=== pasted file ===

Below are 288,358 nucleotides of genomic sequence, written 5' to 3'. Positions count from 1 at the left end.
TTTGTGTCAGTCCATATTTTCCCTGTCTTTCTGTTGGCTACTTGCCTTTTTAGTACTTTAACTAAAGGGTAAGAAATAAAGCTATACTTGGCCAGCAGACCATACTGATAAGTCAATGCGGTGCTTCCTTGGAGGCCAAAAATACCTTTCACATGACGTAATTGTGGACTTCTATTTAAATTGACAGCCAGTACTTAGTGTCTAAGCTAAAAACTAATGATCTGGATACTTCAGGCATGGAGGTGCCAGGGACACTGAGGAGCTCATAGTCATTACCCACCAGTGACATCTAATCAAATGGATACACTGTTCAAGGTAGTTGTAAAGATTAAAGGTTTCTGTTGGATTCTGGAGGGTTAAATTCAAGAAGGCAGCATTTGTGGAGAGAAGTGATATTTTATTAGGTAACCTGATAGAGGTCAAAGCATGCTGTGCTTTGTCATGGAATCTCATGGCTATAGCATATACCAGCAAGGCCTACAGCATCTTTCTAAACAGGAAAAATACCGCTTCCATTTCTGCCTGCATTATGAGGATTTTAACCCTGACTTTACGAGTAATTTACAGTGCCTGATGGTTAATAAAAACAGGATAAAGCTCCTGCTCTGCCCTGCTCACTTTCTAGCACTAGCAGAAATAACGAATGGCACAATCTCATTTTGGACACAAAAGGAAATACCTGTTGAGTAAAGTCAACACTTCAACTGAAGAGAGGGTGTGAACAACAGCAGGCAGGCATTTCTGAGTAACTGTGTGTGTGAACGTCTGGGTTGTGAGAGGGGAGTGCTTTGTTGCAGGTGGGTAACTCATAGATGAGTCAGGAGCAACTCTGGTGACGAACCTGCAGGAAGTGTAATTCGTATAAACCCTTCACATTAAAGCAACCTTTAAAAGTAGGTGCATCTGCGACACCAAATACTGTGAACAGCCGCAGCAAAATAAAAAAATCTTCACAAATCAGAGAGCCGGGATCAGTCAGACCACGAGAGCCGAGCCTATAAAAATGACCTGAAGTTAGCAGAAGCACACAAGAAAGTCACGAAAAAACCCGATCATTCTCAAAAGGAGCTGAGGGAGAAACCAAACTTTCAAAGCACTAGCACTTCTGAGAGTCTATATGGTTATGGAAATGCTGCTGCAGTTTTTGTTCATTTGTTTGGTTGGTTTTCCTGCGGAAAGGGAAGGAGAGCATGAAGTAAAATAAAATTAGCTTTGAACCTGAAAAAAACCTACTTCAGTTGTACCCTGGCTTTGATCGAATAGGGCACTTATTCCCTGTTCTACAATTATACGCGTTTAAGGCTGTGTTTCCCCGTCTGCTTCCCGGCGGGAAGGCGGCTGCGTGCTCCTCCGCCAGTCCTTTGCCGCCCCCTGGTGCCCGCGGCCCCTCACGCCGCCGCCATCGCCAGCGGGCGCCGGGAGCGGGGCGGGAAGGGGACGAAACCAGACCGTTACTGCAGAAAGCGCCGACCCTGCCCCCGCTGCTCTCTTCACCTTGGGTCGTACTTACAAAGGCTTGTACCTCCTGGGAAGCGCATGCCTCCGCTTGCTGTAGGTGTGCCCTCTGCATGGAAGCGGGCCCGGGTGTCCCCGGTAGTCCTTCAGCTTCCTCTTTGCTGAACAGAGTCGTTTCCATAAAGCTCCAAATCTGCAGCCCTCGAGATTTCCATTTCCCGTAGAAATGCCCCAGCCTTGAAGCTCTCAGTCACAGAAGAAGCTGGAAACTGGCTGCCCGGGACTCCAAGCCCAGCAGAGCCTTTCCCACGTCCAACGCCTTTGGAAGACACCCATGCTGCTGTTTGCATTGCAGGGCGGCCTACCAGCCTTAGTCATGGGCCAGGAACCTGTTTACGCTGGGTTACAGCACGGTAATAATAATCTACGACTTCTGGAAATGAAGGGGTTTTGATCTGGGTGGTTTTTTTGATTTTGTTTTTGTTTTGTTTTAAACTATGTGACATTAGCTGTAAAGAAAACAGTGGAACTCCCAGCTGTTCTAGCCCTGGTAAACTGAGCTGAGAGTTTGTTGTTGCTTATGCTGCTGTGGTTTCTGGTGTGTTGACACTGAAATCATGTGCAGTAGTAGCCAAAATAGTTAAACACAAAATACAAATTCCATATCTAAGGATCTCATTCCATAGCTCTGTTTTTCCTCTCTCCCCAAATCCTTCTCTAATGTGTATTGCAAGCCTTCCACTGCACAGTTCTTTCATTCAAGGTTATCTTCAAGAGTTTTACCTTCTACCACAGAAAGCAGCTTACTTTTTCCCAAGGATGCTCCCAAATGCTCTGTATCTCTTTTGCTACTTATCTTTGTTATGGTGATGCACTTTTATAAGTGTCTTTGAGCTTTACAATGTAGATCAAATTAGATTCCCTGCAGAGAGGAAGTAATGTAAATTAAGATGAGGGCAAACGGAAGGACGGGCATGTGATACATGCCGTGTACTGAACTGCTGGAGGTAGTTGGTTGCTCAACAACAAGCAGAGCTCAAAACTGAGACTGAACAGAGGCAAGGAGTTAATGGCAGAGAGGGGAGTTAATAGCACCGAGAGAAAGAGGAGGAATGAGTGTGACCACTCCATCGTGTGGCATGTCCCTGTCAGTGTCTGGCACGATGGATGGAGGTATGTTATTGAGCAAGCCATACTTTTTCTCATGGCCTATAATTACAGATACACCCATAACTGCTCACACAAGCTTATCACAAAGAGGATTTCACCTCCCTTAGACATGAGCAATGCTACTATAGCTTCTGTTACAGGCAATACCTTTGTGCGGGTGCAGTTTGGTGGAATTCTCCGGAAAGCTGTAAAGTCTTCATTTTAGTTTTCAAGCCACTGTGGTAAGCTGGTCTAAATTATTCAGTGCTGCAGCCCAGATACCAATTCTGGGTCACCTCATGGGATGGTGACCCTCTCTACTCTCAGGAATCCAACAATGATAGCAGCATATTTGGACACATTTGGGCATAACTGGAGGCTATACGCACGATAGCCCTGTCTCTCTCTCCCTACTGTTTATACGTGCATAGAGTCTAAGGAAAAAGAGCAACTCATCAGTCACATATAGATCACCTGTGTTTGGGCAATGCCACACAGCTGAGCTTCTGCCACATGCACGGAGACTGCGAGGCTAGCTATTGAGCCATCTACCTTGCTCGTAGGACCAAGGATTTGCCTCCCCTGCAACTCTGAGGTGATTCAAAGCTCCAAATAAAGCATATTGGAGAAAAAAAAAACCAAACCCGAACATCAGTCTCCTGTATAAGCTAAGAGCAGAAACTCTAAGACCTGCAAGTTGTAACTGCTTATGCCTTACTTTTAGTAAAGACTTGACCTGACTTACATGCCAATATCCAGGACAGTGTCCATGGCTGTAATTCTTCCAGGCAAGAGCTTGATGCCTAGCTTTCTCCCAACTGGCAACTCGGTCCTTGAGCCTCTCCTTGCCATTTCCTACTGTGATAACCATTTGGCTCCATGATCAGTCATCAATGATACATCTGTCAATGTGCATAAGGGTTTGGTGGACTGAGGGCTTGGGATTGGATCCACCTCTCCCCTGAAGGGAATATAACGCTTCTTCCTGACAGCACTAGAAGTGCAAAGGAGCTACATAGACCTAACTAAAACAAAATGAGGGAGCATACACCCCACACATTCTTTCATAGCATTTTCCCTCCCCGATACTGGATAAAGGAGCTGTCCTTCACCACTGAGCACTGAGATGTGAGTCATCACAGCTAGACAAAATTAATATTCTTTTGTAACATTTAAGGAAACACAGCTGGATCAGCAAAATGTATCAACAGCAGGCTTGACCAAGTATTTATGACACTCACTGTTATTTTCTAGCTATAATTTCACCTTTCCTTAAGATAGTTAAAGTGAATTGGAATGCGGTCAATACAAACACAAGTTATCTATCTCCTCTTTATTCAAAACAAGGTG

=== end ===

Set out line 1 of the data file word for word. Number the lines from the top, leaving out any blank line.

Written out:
Below are 288,358 nucleotides of genomic sequence, written 5' to 3'. Positions count from 1 at the left end.